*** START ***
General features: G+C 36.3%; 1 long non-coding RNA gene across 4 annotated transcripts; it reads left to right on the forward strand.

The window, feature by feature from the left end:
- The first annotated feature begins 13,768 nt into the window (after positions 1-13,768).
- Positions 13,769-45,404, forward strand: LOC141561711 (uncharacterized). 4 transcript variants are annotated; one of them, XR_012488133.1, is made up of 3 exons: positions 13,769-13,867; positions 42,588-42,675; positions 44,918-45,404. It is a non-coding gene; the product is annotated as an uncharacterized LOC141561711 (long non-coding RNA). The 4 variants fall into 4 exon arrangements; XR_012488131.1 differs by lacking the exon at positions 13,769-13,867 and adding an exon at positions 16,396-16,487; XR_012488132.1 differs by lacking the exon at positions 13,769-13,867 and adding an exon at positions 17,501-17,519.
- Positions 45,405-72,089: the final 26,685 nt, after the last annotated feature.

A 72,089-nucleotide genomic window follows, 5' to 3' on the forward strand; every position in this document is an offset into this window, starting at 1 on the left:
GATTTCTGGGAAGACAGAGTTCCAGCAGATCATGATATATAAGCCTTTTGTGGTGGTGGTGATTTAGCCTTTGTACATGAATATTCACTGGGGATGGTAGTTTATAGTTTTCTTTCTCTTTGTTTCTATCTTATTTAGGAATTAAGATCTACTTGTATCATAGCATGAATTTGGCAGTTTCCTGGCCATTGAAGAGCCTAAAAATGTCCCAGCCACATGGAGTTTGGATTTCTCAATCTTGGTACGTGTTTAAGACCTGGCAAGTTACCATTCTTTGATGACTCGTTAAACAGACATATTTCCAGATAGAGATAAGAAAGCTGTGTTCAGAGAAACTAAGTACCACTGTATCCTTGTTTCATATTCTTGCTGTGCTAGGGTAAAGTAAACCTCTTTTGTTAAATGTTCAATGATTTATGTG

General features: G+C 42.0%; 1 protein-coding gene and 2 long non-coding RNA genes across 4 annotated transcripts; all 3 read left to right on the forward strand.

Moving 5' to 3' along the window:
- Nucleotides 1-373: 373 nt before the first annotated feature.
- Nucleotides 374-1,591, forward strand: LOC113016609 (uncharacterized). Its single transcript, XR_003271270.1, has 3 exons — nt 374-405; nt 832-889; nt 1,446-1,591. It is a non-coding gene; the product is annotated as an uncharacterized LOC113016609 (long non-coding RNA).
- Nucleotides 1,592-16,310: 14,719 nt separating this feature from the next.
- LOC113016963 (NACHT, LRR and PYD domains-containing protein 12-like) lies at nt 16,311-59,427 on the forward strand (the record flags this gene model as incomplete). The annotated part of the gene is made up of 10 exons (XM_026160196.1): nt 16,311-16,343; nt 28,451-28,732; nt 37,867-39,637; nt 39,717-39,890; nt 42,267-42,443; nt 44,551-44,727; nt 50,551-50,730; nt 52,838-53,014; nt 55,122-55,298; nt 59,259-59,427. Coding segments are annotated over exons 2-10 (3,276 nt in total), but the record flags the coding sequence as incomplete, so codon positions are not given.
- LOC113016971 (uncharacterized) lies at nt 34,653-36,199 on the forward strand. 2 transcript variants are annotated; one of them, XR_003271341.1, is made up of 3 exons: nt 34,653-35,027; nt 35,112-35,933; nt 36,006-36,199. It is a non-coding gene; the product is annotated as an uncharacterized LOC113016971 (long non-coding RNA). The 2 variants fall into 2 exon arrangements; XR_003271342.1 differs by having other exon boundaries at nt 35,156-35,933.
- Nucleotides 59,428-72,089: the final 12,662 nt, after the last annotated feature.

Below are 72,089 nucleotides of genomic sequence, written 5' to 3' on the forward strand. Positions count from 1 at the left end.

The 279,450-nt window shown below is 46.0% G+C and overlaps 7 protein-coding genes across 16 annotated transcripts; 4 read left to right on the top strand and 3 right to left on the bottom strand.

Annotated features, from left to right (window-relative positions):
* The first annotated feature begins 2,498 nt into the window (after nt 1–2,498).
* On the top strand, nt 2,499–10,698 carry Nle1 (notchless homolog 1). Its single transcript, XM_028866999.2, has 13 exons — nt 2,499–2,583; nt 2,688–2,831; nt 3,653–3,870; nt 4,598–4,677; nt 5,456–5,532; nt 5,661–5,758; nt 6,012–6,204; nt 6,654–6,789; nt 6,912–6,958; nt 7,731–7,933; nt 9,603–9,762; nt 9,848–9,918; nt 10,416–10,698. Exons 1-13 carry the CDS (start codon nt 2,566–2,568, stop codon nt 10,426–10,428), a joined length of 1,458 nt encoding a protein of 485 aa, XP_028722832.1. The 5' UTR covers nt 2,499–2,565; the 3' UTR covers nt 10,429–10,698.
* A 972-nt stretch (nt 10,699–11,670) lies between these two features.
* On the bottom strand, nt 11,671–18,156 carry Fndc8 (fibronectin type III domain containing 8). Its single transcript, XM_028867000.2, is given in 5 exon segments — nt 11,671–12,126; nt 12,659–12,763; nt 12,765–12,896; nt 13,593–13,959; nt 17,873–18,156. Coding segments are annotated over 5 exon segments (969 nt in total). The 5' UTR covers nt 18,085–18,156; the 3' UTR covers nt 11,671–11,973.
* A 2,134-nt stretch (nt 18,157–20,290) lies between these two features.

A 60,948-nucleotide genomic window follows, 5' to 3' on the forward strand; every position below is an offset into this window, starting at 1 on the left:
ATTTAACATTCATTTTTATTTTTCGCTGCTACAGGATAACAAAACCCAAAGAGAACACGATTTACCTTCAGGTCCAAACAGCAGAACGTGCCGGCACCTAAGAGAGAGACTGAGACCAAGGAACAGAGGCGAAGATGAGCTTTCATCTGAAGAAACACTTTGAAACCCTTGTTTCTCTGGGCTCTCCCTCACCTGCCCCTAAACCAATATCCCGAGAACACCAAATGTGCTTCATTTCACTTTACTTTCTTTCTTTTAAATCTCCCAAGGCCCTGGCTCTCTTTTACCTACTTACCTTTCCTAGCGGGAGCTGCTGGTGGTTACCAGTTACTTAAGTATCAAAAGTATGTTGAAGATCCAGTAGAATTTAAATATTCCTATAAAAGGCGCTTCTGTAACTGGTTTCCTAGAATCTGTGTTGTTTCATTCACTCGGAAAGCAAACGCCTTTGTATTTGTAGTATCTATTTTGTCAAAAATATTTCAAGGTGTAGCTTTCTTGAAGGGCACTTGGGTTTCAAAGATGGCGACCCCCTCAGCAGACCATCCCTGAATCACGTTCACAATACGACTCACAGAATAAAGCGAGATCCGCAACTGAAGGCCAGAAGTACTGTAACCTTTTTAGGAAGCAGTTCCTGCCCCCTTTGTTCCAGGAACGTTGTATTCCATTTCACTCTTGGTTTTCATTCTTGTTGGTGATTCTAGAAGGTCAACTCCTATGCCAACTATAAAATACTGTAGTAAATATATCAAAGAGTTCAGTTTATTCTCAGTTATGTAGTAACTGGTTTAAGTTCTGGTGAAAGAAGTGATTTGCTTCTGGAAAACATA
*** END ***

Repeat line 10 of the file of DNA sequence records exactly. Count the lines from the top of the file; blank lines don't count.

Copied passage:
- Nucleotides 1-373: 373 nt before the first annotated feature.